The statement continued: “The City Council’s actions against the Jewish community in Durham and its surrounding area have created unnecessary tensions and a deep divide in our community, indefensibly giving anti-Semites a platform and sending the message that anti-Semitism will be tolerated, and perhaps even encouraged, in our community. We need your help in addressing these problems, to restore respectful relations among the people of Durham, and promote mutual understanding and regard for all citizens.”

On June 5th, representatives from both organizations presented our case to the HRC about the severe discriminatory effects of the recent Durham City Council Statement [9] regarding Israel. The HRC received our detailed information with great interest. They also learned from four impact statements of the harm that was done to the mainstream Jewish community. We expect appropriate action over the next year based on the responses we heard. The HRC are in position to publicly ask the city council to take corrective action.
On June 7, two important columns were published in our local media.

In Rabbis call Durham City Council statement citing Israel a ‘punch in the gut’ [10], eleven local rabbis powerfully stated: “That six of the seven members of Durham’s City Council signed a petition holding responsible Israeli police training for helping local police ‘terrorize Black and Brown communities here in the U.S.’ is extremely concerning for many Durham Jews. This assertion has no basis in fact, and there was no evidence presented to support it.”

President Steve Simon of Judea Reform Congregation, who also signed the rabbi column, met with Mayor Schewel and sent a follow-up letter [11] stating, “We would like to see the City of Durham stand against boycotts of Israel.” Simon shared that the “reference to Israel in the [city council] statement…is unsubstantiated in its unique identification of Israel. This reference has caused harmful speculation of its intent and has led to pain and anger for many of our Judea Reform members.”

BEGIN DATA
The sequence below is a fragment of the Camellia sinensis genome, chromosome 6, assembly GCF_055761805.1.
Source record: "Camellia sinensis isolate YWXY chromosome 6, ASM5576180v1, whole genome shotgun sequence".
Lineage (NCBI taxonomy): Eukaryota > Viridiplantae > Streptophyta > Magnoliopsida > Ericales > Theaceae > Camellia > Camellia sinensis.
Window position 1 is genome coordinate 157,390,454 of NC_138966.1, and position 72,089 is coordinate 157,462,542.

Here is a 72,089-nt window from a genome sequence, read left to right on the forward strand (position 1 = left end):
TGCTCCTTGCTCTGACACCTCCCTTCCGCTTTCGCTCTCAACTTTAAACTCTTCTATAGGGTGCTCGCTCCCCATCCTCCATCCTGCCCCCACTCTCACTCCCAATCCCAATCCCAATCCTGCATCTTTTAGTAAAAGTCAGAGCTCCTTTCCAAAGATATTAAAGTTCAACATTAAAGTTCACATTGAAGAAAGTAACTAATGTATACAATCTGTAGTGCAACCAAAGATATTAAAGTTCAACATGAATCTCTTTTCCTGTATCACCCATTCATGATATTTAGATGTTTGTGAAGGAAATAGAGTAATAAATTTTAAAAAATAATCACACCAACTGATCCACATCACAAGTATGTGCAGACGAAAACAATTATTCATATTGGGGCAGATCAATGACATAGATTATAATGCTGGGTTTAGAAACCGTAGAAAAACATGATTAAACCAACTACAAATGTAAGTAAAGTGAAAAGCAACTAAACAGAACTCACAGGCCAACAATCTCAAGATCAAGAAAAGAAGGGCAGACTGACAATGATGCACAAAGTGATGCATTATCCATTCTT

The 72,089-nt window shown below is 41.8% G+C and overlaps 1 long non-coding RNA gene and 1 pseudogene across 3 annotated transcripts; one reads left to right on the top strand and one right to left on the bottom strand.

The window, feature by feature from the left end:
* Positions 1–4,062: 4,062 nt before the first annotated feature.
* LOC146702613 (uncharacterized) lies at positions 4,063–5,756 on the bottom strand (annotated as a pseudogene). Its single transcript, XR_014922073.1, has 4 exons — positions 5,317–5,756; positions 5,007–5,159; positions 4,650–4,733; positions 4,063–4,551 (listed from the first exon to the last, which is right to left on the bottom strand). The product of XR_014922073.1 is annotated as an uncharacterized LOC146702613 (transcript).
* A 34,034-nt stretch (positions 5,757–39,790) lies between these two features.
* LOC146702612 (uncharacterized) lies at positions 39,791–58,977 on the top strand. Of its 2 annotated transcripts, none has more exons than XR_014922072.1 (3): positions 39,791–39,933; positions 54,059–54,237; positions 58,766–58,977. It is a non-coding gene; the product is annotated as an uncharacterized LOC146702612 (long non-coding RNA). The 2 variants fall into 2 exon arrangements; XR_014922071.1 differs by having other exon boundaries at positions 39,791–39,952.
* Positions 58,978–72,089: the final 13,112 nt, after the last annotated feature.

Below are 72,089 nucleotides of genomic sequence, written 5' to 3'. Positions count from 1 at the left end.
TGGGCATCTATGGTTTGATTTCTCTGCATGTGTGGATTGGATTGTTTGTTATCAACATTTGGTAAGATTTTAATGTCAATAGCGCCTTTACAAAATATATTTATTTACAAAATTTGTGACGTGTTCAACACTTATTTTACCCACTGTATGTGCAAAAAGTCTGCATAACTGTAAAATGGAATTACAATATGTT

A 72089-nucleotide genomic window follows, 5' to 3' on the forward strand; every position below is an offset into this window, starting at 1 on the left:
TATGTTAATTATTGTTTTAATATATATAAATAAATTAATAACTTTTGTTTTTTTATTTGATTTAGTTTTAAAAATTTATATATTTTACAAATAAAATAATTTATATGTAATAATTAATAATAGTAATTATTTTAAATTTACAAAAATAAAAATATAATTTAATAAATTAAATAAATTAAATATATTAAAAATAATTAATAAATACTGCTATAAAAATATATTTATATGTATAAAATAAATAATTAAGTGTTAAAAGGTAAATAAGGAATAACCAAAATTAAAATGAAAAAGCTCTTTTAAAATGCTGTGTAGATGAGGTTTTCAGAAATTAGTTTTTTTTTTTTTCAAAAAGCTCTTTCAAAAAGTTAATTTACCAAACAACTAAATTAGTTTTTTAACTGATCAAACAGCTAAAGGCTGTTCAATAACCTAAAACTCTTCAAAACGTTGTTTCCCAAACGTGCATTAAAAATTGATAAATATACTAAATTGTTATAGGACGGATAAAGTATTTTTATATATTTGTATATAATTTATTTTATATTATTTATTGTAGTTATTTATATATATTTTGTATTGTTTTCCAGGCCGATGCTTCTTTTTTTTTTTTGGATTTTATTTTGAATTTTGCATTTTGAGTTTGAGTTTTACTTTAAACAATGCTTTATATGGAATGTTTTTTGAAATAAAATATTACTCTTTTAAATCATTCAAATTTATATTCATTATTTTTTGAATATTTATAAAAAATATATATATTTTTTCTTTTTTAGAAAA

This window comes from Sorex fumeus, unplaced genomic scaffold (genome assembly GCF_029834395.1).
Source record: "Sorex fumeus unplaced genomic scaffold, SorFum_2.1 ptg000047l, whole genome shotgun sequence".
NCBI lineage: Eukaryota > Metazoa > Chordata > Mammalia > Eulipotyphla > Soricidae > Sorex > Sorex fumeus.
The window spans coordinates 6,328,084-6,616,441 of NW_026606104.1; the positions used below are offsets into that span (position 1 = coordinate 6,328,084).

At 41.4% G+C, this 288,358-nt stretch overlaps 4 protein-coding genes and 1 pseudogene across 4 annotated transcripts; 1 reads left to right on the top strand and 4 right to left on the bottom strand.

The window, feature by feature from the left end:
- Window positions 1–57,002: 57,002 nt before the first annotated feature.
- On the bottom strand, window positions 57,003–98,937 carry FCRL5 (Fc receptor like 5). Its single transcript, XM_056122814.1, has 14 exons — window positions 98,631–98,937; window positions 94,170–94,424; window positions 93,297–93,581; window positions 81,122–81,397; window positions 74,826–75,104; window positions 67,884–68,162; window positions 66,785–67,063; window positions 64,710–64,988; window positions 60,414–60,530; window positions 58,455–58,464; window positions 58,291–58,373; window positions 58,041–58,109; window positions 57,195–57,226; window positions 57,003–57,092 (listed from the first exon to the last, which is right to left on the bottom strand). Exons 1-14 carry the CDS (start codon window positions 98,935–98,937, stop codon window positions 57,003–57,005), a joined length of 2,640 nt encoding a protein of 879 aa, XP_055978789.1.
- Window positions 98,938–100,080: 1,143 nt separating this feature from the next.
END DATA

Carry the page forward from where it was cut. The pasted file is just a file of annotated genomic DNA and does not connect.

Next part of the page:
Also on June 7, the local paper published Support police participation in exchange programs with Israeli counterparts [12] by Steven L. Pomernatz, who is former assistant director of the FBI and director of Counterterrorism Programs at the Jewish Institute for National Security of America (JINSA). Pomernatz points out that Durham’s boycott of training with Israel impedes the ability of law enforcement to protect the people of Durham: “In the aftermath of 9/11, JINSA established the Law Enforcement Exchange Program to forge a ‘best practices’ exchange between active-duty American law enforcement and expert Israeli counterterrorism practitioners. Contrary to the baseless allegations made in Durham, programs like these do not provide military-style training to participants, nor do they encourage suppression of political rights and civil liberties.”

Pomernatz continued: “Police chiefs and commissioners, sheriffs, state Homeland Security directors, representatives from the FBI, DEA and other federal agencies – all of them learn from some of the world’s foremost experts how to defend American citizens by preventing acts of terrorism and responding effectively when such acts occur. Israel is the best place to learn these lessons.”

The Durham City Council has singled out and demonized Israel at the behest of Jewish Voice for Peace, without evidence and without cause. Having been frustrated by federal and state laws prohibiting boycotts against Israel, including NC’s House Bill 161 [13], JVP succeeded in having Durham become the first city in the country to boycott all exchanges with Israel including police training.

This is discriminatory and has marginalized the Jewish community and has made many of us feel unwelcome in Durham. The mainstream Jewish Community is united and is fighting back. Jewish communities across the country should be aware of how Durham came to discriminate against Israel and the Jewish people and anticipate similar attacks in other local governments.

This article concludes a three-part series on anti-Semitism in Durham, North Carolina. You can read parts one [14] and two [15] of the series on The Tower website.

[Photo: CityofDurhamNC / YouTube ]